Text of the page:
Fictional characters are like children. They’re born out of the author, filled with scraps of identity and brimming ideas, and are nursed into being as the chronology unfolds. Like all good parents know, you just can’t pick one favorite. Each child is a masterpiece in his or her own way, and in the case of the character—a unique pillar of themes, feelings, and fictional skin. But, like all honest parents know, you can totally pick favorites. And so can Harry Potter author, J.K. Rowling.
Today, courtesy of Twitter, we learned that J.K. Rowling’s favorite character (Harry excluded) is Dumbledore. Rather than admitting defeat (aw, not Hermione?), or trying to prove why it should be any other character (Hermione’s clearly the brains), we’re interested in why Dumbledore appeals to Rowling, and furthermore, why any of her characters appeal. What’s the inspiration behind her unique cast?
Her favorite (or second favorite after Harry) was inspired by none other than Rowling’s father, with whom Rowling endured a strained relationship throughout her childhood. Her less than perfect relationship with her dad allowed for idealized imaginings to emerge in her writing, the most patriarchal, of course, as Dumbledore.
Harry is somewhat informed by Rowling’s own life. The two share similar surface details such as their birthday (July 31), and similarities between Rowling’s childhood home and the Dursleys’. But, they also share deeper similarities like the presence of childhood traumas, which for Rowling included relocations and a fatally ill mother.
Harry Potter was also inspired by her childhood neighbor, Ian Potter, who had a tendency to saunter around the local streets in wizard garb. Not much embellishment needed there.
An author can’t help but see a little bit of herself in all her characters, and Hermione is no different. Rowling claims that as a young girl she was just as much of a bookworm, and just as driven.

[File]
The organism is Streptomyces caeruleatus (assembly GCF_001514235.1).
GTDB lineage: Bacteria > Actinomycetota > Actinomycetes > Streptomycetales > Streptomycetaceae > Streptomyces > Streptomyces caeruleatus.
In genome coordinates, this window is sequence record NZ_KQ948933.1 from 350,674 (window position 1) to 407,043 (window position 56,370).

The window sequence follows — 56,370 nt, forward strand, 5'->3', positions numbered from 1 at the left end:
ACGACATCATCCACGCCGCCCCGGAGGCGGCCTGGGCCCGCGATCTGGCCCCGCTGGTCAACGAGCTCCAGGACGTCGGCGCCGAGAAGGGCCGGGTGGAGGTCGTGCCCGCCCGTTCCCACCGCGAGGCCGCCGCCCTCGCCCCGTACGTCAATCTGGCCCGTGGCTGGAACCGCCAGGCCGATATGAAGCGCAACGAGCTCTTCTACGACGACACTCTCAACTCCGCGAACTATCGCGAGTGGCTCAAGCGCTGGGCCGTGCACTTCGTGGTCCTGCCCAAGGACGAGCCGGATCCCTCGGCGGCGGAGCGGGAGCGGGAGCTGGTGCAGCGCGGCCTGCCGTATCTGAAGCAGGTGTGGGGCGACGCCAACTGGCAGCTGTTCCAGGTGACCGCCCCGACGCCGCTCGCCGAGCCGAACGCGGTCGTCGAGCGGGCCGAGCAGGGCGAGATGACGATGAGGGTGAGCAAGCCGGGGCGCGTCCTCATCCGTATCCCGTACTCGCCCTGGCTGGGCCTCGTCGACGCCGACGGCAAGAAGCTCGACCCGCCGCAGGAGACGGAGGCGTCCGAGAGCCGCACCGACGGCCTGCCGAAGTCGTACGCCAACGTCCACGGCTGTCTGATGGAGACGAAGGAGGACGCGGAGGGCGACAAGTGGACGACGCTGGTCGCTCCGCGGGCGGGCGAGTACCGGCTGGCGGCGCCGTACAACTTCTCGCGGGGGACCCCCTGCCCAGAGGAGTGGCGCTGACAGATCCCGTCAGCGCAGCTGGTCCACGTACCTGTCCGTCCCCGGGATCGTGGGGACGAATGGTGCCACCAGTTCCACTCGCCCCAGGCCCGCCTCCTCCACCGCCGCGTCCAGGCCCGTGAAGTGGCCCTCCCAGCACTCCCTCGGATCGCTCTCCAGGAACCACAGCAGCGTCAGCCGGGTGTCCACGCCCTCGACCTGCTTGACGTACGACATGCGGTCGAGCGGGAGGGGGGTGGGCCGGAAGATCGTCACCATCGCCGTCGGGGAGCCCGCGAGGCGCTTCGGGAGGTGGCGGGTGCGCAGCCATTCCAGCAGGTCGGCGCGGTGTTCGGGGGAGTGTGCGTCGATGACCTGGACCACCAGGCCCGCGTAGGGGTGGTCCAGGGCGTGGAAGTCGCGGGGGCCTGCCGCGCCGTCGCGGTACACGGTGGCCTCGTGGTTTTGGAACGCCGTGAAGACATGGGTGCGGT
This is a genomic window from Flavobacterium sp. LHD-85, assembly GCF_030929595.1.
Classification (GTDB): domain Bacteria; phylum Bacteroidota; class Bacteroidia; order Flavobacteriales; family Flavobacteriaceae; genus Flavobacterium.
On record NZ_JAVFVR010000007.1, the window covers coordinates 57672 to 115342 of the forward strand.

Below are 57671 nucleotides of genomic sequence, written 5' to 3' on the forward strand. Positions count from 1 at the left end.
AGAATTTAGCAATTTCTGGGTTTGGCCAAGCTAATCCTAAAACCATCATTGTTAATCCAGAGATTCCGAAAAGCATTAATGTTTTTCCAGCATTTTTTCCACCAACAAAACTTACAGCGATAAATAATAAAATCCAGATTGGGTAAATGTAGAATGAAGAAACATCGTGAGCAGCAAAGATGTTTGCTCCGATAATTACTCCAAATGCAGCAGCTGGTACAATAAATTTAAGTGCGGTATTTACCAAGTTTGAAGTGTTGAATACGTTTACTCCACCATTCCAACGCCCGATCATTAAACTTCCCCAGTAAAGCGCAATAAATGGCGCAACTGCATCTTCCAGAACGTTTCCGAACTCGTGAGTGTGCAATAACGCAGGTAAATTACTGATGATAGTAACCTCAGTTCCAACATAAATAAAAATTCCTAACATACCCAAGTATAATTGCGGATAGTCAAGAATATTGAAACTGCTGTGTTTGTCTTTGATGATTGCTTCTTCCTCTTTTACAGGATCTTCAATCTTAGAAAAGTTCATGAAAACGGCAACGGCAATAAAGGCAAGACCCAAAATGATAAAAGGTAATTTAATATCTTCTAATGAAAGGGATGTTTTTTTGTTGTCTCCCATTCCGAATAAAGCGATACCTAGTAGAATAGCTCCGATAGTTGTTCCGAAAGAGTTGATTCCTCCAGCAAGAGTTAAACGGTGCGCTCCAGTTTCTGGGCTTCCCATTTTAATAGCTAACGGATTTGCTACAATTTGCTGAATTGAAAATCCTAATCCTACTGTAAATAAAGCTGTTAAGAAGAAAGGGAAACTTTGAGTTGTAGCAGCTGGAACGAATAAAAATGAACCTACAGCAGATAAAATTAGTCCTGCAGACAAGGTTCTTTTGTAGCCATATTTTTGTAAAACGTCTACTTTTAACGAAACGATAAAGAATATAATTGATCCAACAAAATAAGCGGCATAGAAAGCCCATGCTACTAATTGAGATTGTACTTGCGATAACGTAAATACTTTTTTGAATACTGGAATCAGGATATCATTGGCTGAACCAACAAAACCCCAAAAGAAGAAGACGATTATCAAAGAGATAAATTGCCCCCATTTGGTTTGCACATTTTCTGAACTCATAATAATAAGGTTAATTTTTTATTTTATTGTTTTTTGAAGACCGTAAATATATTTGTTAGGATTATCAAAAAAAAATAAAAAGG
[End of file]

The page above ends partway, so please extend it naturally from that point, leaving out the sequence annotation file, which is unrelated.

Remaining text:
Although Ron doesn’t have a direct correlation to anyone in Rowling’s life as far as we know, he does hold an uncanny resemblance to Rowling’s own childhood friend, Sean. Ron is the archetypal goofy best friend, so we can only hope that Sean was the same. Wiry red hair and a wonderful sense of loyalty would be a plus.
Hagrid was also influenced by Rowling’s father, serving as another manifestation of the ideal patriarchal figure. Rowling attributes her unfulfilling relationship with her father, among other things, as one of the single most influential forces in her writing.
Yet, in odd juxtaposition to a father figure, Hagrid is also inspired by a huge bearded Hell’s Angel biker Rowling met many years ago. Dad + Bad Ass = Hagrid.
It’s inevitable that at least one of the professors in Harry Potter was molded into character by a real teacher. I’m sure we’ve all had the Snape type of professor, but Rowling’s happened to be the head of the science department, a Mr. John Nettlehead. Rowling clearly had a love-hate relationship with the professor, or at least a love-hate relationship with science in general.
Aunt Marge is anything but the sweet little old granny that gives you red lipstick kisses and fresh baked cookies. Similarly, neither was J.K. Rowling’s own grandmother. Much like Aunt Marge, she preferred the company of her canines over her pesky grandchildren.
Harry’s tormentors were Rowling’s tormentors, and, stripped of metaphor and black cloaks, these dark terrors came in the form of depression. After the loss of her mother and a brief, unsuccessful marriage, Rowling suffered from clinical depression: a personal battle that emerged as a fictional one between Harry and the Dementors (and really, all other sources of evil—including: Death Eaters).
As much as an author’s world lays the groundwork for believable characters, people aren’t the sole contributors to a character’s development. As the author writes, the characters take on a life of their own. Dumbledore began as a shell of prior relationships and experiences, but is filled up with richness the further into the books you get. He becomes so much more than just an ideal father figure or role model. He begins to carry moral weight, slight mannerisms, and flaws that make him just as lovable to the reader as he is for Rowling. We fully approve of him as her second favorite.
Who’s your favorite character (excluding Harry)?
Featured image courtesy of Stratford Library